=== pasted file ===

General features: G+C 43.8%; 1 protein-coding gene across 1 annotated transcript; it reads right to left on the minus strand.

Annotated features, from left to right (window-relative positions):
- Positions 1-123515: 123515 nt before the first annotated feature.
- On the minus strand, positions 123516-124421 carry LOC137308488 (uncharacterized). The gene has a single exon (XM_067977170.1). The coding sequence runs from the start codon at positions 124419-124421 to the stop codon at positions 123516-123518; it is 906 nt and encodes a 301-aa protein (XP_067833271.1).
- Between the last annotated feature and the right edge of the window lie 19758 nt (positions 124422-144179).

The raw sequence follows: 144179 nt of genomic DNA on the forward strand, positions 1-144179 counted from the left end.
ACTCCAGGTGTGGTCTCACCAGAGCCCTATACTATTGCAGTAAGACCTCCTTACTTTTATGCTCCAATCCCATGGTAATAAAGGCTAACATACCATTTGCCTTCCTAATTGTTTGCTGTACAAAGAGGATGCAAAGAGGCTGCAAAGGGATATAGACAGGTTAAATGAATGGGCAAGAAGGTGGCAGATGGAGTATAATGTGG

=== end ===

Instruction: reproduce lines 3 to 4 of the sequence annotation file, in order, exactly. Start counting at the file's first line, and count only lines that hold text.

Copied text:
- Positions 1-123515: 123515 nt before the first annotated feature.
- On the minus strand, positions 123516-124421 carry LOC137308488 (uncharacterized). The gene has a single exon (XM_067977170.1). The coding sequence runs from the start codon at positions 124419-124421 to the stop codon at positions 123516-123518; it is 906 nt and encodes a 301-aa protein (XP_067833271.1).